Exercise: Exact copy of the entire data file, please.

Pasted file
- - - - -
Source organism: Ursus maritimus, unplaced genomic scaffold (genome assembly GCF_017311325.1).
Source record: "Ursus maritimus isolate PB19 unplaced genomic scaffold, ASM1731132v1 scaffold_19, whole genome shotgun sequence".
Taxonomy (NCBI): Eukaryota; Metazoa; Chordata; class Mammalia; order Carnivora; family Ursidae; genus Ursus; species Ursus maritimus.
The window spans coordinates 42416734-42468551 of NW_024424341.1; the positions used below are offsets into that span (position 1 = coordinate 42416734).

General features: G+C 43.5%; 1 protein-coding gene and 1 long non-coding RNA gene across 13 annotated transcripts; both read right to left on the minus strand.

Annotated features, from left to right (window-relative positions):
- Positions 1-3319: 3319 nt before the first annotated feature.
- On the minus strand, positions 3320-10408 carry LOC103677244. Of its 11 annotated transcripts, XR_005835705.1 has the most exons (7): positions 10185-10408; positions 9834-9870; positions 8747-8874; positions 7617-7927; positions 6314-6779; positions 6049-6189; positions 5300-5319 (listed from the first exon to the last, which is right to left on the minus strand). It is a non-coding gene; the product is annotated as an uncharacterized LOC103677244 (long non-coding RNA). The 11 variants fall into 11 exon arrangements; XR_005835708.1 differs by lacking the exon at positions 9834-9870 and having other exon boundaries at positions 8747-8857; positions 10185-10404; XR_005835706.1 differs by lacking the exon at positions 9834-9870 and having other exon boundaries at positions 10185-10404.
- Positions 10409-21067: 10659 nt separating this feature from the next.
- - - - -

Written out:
Source organism: Ursus maritimus, unplaced genomic scaffold (genome assembly GCF_017311325.1).
Source record: "Ursus maritimus isolate PB19 unplaced genomic scaffold, ASM1731132v1 scaffold_19, whole genome shotgun sequence".
Taxonomy (NCBI): Eukaryota; Metazoa; Chordata; class Mammalia; order Carnivora; family Ursidae; genus Ursus; species Ursus maritimus.
The window spans coordinates 42416734-42468551 of NW_024424341.1; the positions used below are offsets into that span (position 1 = coordinate 42416734).

General features: G+C 43.5%; 1 protein-coding gene and 1 long non-coding RNA gene across 13 annotated transcripts; both read right to left on the minus strand.

Annotated features, from left to right (window-relative positions):
- Positions 1-3319: 3319 nt before the first annotated feature.
- On the minus strand, positions 3320-10408 carry LOC103677244. Of its 11 annotated transcripts, XR_005835705.1 has the most exons (7): positions 10185-10408; positions 9834-9870; positions 8747-8874; positions 7617-7927; positions 6314-6779; positions 6049-6189; positions 5300-5319 (listed from the first exon to the last, which is right to left on the minus strand). It is a non-coding gene; the product is annotated as an uncharacterized LOC103677244 (long non-coding RNA). The 11 variants fall into 11 exon arrangements; XR_005835708.1 differs by lacking the exon at positions 9834-9870 and having other exon boundaries at positions 8747-8857; positions 10185-10404; XR_005835706.1 differs by lacking the exon at positions 9834-9870 and having other exon boundaries at positions 10185-10404.
- Positions 10409-21067: 10659 nt separating this feature from the next.